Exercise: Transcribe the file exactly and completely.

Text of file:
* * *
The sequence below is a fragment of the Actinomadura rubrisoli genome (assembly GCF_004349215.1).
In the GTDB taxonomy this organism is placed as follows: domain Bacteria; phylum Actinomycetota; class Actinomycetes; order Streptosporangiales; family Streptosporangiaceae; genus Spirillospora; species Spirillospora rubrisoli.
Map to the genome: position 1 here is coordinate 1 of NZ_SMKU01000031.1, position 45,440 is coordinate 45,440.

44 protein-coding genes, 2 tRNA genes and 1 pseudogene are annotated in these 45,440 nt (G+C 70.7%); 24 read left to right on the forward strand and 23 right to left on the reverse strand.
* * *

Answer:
The sequence below is a fragment of the Actinomadura rubrisoli genome (assembly GCF_004349215.1).
In the GTDB taxonomy this organism is placed as follows: domain Bacteria; phylum Actinomycetota; class Actinomycetes; order Streptosporangiales; family Streptosporangiaceae; genus Spirillospora; species Spirillospora rubrisoli.
Map to the genome: position 1 here is coordinate 1 of NZ_SMKU01000031.1, position 45,440 is coordinate 45,440.

44 protein-coding genes, 2 tRNA genes and 1 pseudogene are annotated in these 45,440 nt (G+C 70.7%); 24 read left to right on the forward strand and 23 right to left on the reverse strand.